Wet Fishing | Fishing Wet Flies
When you’ve been fishing wet flies almost your entire life, you sometimes forget how hard it is to master the technique. Fishing wet flies may look easy, but the devil is in the details.
However, with the right skillset, wet flies are the simplest and most effective ways to catch trout, bass, and other types of river fish.
Wet Flies vs. Dry Flies: What’s the Difference?
The other day, while fishing with my son, he turns to me and asks, “Why do we always fish wet flies? Why don’t we ever use dry flies?”
I was taken aback for a minute. But, then I realized that there’s so much talk these days about dry fly and nymph fishing that many people have forgotten about the classic, and arguably the most effective, method of river fishing.
While the most apparent difference between wet and dry flies is that one floats and one sinks, there are other relevant distinctions. For starters, dry flies are typically smaller, while wet flies can be larger and catch bigger fish.
Dry flies float on the surface of the water, representing grown aquatic or terrestrial insects. They are typically small and don’t look like much, attracting fish more because of movement than appearance.
Dry flies are designed to land softly on the water, attracting fish as they float downstream. The problem with this kind of fishing, or nymphing, is that your line has a tendency to become snagged, and it’s very easy to break off flies.
Wet flies are designed to resemble actual insects. They are generally more colorful than dry flies and act like a drowned insect that has fallen in the water. Some are also built to sink below the water’s surface, where larger fish may lurk in recesses beneath the rocks.
Many wet flies are brightly colored to make them easy for fish to spot. They may incorporate some sort of weight, achieved with a bead head, copper wire, and water-absorbent fly tying materials. Wet flies are intended to impress and entice fish to bite.
Wet Fly Fishing Gear You’ll Need
The gear setup for fishing wet flies is simple and easy. You don’t need big indicators or have to worry about dry fly floatants.
For tying flies, it’s best to use long, wispy, and stringy materials. More extended hackle collars and bulkier dubbing fibers can help your fly to move the water more effectively.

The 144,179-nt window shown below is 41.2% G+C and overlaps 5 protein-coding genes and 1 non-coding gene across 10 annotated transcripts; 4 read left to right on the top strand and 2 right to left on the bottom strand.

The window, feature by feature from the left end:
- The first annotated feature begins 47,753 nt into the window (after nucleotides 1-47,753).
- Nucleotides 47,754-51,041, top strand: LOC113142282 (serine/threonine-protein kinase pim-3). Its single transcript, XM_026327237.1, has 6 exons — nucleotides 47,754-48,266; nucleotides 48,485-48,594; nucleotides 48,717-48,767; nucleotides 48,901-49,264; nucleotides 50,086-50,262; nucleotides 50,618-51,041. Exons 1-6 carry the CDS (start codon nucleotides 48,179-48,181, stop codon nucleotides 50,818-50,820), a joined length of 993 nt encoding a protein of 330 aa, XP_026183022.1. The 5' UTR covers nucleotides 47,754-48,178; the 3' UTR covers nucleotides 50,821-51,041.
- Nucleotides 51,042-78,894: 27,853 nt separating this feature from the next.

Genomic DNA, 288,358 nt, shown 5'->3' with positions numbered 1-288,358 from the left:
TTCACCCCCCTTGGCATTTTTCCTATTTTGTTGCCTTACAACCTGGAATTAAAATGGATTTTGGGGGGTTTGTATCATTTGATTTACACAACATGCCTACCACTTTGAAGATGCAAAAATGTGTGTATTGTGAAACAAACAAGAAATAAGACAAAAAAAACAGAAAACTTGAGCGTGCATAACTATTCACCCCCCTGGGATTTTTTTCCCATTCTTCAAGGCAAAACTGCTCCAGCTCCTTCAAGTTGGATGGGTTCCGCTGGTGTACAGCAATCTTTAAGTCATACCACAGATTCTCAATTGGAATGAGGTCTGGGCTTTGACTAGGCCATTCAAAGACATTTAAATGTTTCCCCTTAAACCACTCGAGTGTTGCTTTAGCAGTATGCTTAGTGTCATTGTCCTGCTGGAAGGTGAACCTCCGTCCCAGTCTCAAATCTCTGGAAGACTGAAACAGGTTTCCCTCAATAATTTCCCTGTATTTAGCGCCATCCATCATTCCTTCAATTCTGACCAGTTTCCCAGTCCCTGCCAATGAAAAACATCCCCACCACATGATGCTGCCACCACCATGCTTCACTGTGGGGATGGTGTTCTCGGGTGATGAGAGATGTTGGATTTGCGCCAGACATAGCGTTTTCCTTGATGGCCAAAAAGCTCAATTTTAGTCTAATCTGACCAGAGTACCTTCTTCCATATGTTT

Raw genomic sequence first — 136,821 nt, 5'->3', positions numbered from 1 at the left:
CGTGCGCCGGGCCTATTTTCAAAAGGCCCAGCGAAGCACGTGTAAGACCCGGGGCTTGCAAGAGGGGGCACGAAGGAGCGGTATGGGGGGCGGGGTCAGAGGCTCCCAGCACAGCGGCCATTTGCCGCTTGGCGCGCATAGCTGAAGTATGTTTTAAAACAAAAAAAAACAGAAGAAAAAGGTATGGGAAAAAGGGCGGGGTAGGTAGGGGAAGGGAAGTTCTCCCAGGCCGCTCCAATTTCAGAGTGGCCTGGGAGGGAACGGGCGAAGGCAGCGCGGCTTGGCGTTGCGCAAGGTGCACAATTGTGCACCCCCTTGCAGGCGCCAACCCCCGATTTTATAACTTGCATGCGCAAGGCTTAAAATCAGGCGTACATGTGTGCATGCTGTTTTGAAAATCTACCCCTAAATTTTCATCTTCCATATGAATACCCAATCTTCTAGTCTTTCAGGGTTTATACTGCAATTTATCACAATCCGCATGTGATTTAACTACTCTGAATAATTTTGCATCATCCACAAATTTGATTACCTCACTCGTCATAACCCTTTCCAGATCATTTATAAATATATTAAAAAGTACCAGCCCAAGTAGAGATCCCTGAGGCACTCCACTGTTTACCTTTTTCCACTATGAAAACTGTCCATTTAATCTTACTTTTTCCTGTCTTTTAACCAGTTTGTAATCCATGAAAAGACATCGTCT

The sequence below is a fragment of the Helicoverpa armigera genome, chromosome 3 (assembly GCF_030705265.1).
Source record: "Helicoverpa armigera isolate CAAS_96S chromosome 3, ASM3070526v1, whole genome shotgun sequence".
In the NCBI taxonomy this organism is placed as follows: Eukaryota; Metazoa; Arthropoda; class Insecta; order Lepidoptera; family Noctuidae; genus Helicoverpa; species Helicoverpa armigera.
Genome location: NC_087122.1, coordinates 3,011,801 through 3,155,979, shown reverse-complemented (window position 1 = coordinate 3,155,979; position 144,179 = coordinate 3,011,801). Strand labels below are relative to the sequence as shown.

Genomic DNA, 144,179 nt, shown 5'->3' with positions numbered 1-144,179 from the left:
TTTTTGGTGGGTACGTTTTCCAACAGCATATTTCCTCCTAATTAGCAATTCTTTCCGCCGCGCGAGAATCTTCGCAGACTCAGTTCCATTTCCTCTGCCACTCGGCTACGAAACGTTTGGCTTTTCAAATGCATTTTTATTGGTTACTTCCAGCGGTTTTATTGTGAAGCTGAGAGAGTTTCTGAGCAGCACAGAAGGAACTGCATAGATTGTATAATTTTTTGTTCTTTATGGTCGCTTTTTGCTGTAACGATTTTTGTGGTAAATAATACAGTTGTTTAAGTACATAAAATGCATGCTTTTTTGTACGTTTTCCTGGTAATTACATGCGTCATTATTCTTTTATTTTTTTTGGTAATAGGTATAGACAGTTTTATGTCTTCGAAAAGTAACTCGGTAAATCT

As far as rods are concerned, a 9-foot rod with a weight of 5 or 6 is an excellent place to start. Of course, you can adjust your rod weight depending on the size of the fish you intend to catch.
Other gear you’ll need includes:
- Fly rod
- Fly line
- Fly reel
- Backing (around 100 yards)
- Leader and tippet
- Wet flies
How to Achieve a Wet Fly Swing
Once you’ve found a good run, you’ll want to position yourself for success. Look for a location with a steady current and a riffle-like pattern in water that isn’t too deep.
If you’re not sure where the fish are, casting in a systematic pattern is the best way to begin. Then, follow these steps until you’ve finished the run.
- Often, especially in large rivers, the fish may be closer than you think. It’s easy to miss fish floating in shallower regions heading out to deeper water. For this reason, begin by covering the water closest to you.
- Cast across the water at a 45-degree angle, going downstream.
- Your goal should always be to ensure that your fly is presenting naturally to the fish. Mend your line as you go, keeping the speed of your fly under control and limiting drag.
- Maintain a tight line so that you will feel if a fish is interested.
- Once the current has taken your line, let it dangle for a few seconds before picking it up again for another cast. This is often the moment when a fish will take the fly, so be ready.
- Assuming there was no action on the cast, take a step or two downstream, pick up your line, and make another cast at a 45-degree angle.
- Continue these steps until the run is complete.
Tips for Mastering Wet Fly Fishing
As I mentioned earlier, it’s easy to get started fishing wet flies, but challenging to master. Small things can make a big difference. So, I’ve put together a few tips I’ve learned over the years to help you catch the big one.
For starters, when casting, keep your rod tip low and follow your fly across the swing.
Also, when needed, be sure to mend your line for a more natural swing and to ensure your fly drifts in the most enticing way possible.
Then, when you reach the end of your line, always let your fly dangle for a few seconds, or “hangle down.”
Add Flash to Your Flies
If you’re having trouble, you can also try adding a little flash to your flies.
Bright purples and pinks seem to attract fish, as well as UV, to mimic the phosphorescence of many insects.
Use a Tandem Fly Setup
Some have had success with a tandem fly setup. This technique involves adding a second fly for additional enticement for fish.
Find the Pockets and Stick With Them
After you’ve finished a run, you’ll likely have a good idea where to find the pockets (or buckets). If they seem promising, try sticking with them and see what you can catch before moving on to the next run.
Fishing wet flies is an excellent way to cover water. Not only are they the most effective method for catching trout, but they are also a lot more fun to cast than a streamer rig or weighted nymph.
Next time you’re in the mood for a little fishing (which, if you’re like me, is all of the time), consider going with a classic technique. It’s a whole lot more enjoyable than watching a strike indicator float down the river.